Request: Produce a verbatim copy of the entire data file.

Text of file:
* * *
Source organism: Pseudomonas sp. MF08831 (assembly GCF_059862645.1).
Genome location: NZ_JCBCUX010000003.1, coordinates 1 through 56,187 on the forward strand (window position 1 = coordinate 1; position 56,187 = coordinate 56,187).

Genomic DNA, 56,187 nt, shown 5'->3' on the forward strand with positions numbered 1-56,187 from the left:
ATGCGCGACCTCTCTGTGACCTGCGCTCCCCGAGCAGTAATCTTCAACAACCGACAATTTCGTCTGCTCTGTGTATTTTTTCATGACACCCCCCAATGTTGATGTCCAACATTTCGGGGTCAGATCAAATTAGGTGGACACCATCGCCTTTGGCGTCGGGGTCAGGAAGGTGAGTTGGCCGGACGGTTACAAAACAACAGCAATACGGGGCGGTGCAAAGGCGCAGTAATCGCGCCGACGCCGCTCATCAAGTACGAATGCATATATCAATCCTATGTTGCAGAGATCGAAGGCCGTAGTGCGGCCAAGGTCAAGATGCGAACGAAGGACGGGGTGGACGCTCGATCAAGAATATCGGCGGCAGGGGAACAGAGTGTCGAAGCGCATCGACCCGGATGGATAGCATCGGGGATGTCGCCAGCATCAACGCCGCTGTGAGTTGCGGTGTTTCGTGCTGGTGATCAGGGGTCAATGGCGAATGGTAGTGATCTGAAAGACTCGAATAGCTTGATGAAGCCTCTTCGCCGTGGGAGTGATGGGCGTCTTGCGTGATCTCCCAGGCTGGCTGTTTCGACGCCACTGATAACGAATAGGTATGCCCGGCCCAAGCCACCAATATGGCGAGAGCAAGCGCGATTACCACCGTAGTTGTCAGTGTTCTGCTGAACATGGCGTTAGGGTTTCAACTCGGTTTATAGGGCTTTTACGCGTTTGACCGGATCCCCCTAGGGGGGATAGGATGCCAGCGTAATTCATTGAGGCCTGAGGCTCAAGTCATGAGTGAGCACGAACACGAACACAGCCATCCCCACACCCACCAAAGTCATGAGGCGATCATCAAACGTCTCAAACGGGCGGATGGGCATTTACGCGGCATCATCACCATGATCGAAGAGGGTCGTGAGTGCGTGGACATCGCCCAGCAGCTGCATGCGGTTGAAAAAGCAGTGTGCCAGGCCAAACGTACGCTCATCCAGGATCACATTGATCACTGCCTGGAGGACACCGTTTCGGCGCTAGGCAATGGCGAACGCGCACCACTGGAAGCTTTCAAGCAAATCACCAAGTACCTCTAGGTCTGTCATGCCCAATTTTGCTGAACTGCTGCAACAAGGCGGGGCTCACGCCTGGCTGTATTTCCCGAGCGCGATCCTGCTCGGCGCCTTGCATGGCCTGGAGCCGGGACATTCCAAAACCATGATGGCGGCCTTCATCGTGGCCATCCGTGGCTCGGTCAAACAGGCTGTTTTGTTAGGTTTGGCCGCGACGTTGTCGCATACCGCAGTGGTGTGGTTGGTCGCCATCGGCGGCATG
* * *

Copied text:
Source organism: Pseudomonas sp. MF08831 (assembly GCF_059862645.1).
Genome location: NZ_JCBCUX010000003.1, coordinates 1 through 56,187 on the forward strand (window position 1 = coordinate 1; position 56,187 = coordinate 56,187).

Genomic DNA, 56,187 nt, shown 5'->3' on the forward strand with positions numbered 1-56,187 from the left:
ATGCGCGACCTCTCTGTGACCTGCGCTCCCCGAGCAGTAATCTTCAACAACCGACAATTTCGTCTGCTCTGTGTATTTTTTCATGACACCCCCCAATGTTGATGTCCAACATTTCGGGGTCAGATCAAATTAGGTGGACACCATCGCCTTTGGCGTCGGGGTCAGGAAGGTGAGTTGGCCGGACGGTTACAAAACAACAGCAATACGGGGCGGTGCAAAGGCGCAGTAATCGCGCCGACGCCGCTCATCAAGTACGAATGCATATATCAATCCTATGTTGCAGAGATCGAAGGCCGTAGTGCGGCCAAGGTCAAGATGCGAACGAAGGACGGGGTGGACGCTCGATCAAGAATATCGGCGGCAGGGGAACAGAGTGTCGAAGCGCATCGACCCGGATGGATAGCATCGGGGATGTCGCCAGCATCAACGCCGCTGTGAGTTGCGGTGTTTCGTGCTGGTGATCAGGGGTCAATGGCGAATGGTAGTGATCTGAAAGACTCGAATAGCTTGATGAAGCCTCTTCGCCGTGGGAGTGATGGGCGTCTTGCGTGATCTCCCAGGCTGGCTGTTTCGACGCCACTGATAACGAATAGGTATGCCCGGCCCAAGCCACCAATATGGCGAGAGCAAGCGCGATTACCACCGTAGTTGTCAGTGTTCTGCTGAACATGGCGTTAGGGTTTCAACTCGGTTTATAGGGCTTTTACGCGTTTGACCGGATCCCCCTAGGGGGGATAGGATGCCAGCGTAATTCATTGAGGCCTGAGGCTCAAGTCATGAGTGAGCACGAACACGAACACAGCCATCCCCACACCCACCAAAGTCATGAGGCGATCATCAAACGTCTCAAACGGGCGGATGGGCATTTACGCGGCATCATCACCATGATCGAAGAGGGTCGTGAGTGCGTGGACATCGCCCAGCAGCTGCATGCGGTTGAAAAAGCAGTGTGCCAGGCCAAACGTACGCTCATCCAGGATCACATTGATCACTGCCTGGAGGACACCGTTTCGGCGCTAGGCAATGGCGAACGCGCACCACTGGAAGCTTTCAAGCAAATCACCAAGTACCTCTAGGTCTGTCATGCCCAATTTTGCTGAACTGCTGCAACAAGGCGGGGCTCACGCCTGGCTGTATTTCCCGAGCGCGATCCTGCTCGGCGCCTTGCATGGCCTGGAGCCGGGACATTCCAAAACCATGATGGCGGCCTTCATCGTGGCCATCCGTGGCTCGGTCAAACAGGCTGTTTTGTTAGGTTTGGCCGCGACGTTGTCGCATACCGCAGTGGTGTGGTTGGTCGCCATCGGCGGCATG